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Jonathan’s Law pushes for extended leave for bereaved parents

Click to play video 'Ontario MPP introduces bill to increase bereavement leave to 1 year' Ontario MPP introduces bill to increase bereavement leave to 1 year
WATCH VIDEO: Ontario Labour Minister Kevin Flynn said Tuesday he would fully support a private member's bill to increase bereavement leave from work for parents from 10 days to 52 weeks.

TORONTO – In Ontario, bereaved parents are entitled to just 10 days off work, but that may change, if NDP MPP Peter Tabuns has his way.

Jonathan’s Law, named in honour of Vince and Espy Leitao’s teenage son who died of terminal liver cancer, seeks to provide working parents with up to 52 weeks of unpaid leave from work.

“They’re not asking for paid leave, what they’re asking for is protection for their jobs so when they’re dealing with the grieving they don’t have to worry,” said Tabuns.

Carolyn Baltaz of Bereaved Families of Ontario supports the private members bill.

“If we can protect the job, the position, it takes that pressure off and lets them travel down their grief journey at their own pace,” she said.

Vince Leitao acknowledges that not all bereaved parents require a full year off work, but he insists they should have it available to them nonetheless.

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“Society has to give them the time and the space to build themselves up,” he explains.

Jonathan Leitao

Under the Employment Standards Act, working parents in Ontario are entitled to up to 37 weeks of unpaid leave to care for a critically ill child, but only an additional 10 days if the child dies.

If a child dies as the result of a crime, employees are entitled to an unpaid leave of absence of up to 104 weeks.

Dad Jonathan Miles, whose 3-year-old-son died suddenly in January 2015 of an infection caused by a streptococcus bacteria, said he barely remembers the first few weeks after Noah’s death.

“It would have been a lot less stressful knowing that you’re guaranteed your position, you don’t need to have this added layer of stress,” he said, adding that Jonathan’s Law would go a long way to relieving some of that pressure.

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Miles’ wife, Meighan Ferris-Miles, who is also an employment lawyer is home on maternity leave with the couple’s third child. She recalls returning to work after Noah’s death because she felt she needed the distraction, even though she admits she wasn’t emotionally ready to be there.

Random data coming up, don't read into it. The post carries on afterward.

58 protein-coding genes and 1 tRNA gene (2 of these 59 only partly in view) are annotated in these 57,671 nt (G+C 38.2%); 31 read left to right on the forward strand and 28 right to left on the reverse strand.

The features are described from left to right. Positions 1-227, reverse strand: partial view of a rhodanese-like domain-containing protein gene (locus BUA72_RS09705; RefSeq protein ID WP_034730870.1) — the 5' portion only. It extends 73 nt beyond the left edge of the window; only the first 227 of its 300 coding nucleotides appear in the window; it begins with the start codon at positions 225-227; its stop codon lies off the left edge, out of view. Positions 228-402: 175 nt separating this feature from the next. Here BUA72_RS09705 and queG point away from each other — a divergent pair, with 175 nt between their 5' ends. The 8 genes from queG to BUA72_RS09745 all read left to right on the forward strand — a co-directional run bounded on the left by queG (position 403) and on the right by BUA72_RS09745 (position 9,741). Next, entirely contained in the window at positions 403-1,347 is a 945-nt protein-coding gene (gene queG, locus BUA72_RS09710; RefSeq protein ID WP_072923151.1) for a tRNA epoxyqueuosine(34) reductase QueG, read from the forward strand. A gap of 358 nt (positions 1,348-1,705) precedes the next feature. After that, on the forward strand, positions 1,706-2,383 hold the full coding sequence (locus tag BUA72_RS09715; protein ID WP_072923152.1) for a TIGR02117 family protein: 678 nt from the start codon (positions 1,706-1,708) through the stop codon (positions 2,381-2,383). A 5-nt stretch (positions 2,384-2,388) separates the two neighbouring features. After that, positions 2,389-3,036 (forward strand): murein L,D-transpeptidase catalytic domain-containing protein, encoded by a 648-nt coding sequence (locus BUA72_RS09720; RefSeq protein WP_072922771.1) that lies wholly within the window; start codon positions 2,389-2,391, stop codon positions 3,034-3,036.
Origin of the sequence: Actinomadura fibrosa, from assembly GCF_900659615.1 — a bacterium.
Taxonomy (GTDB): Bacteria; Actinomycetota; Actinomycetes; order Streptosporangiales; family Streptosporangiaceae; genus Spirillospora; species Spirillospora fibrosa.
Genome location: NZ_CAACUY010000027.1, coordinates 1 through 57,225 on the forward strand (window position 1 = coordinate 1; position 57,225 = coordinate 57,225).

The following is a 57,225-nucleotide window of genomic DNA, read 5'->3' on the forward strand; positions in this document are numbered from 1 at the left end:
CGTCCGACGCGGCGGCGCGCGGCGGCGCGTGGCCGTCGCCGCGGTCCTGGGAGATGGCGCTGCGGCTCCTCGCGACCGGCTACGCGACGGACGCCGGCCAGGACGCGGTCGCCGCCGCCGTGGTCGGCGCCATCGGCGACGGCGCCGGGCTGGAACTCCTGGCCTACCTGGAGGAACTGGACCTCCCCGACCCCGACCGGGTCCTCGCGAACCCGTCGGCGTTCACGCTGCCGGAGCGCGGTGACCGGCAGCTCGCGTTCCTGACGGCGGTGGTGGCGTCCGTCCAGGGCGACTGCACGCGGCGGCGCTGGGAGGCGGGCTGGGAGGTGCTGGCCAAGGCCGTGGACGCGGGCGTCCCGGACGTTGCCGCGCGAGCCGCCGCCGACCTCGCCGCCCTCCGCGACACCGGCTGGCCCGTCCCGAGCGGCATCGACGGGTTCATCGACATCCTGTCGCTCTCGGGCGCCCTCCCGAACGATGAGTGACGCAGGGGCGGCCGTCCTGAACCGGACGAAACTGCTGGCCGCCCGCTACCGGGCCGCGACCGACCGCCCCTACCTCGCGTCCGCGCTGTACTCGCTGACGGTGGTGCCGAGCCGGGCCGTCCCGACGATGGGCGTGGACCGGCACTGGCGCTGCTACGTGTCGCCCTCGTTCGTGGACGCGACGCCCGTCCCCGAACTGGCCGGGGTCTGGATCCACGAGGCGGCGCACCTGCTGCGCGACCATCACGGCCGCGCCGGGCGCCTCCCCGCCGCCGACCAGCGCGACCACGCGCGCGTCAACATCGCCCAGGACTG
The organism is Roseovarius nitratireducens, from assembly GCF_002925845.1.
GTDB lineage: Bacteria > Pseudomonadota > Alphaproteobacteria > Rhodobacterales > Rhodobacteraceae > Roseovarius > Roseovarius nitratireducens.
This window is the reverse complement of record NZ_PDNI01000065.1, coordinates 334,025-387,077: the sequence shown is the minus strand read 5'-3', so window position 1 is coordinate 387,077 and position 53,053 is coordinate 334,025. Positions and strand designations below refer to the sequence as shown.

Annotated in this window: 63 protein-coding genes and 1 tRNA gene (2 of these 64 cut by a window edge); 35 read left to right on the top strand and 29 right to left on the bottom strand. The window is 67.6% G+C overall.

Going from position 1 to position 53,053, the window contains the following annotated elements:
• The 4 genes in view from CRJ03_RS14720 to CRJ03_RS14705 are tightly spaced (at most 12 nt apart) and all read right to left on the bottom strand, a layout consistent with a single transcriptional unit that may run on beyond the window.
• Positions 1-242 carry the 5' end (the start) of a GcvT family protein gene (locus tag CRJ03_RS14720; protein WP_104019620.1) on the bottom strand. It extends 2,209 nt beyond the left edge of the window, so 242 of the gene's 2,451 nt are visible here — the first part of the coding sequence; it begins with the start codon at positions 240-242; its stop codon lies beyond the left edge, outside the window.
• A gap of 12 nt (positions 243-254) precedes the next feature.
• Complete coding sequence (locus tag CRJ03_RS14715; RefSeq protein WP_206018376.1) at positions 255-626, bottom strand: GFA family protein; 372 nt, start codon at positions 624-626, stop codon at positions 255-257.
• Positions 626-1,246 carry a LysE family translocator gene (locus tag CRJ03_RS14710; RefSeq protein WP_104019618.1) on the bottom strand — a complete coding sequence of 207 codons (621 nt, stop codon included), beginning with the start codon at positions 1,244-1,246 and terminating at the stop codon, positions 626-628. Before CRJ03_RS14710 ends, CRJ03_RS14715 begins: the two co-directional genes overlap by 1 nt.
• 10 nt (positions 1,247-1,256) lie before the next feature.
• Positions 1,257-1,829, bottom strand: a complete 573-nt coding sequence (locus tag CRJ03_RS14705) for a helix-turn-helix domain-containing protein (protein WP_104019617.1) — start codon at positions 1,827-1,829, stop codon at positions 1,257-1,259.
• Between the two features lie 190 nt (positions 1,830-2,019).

“I went back to work it was about 8 weeks after, or around two months, I was at a point where I didn’t feel like I was necessarily functioning at a point where I felt I should be, to be in the workplace.”

Noah’s Miles died suddenly in 2015 of an infection caused by a streptococcus bacteria.

Ferris-Miles hopes Jonathan’s Law will help open the dialogue between bereaved parents and their employers so that they can work through the difficult journey together, and feel supported.

The couple has launched The Noah John Winston Miles Foundation in honour of their young son. The goal is to raise funds for Roots of Empathy, a Toronto based anti-bullying organization teaching children about empathy by experiencing the bond between a baby and a caregiver. Noah took part in the program during his first year.

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Vince Leitao wrote a book about his grief. “Jonathan, do you know me?” is a collection of discussions on life and death, with proceeds going to the SickKids Foundation.

“It’s a very, very painful process and grief is not limited,” Leitao said at Tuesday’s news conference. “We know when it starts, but we don’t know when it ends. It can go on forever.”

It could be months before other members of provincial parliament get a chance to vote on the bill.

But as Leitao says, “The longer it takes to pass the bill, the more the chance of another parent suffering. It would be nice to avoid causing pain to another.”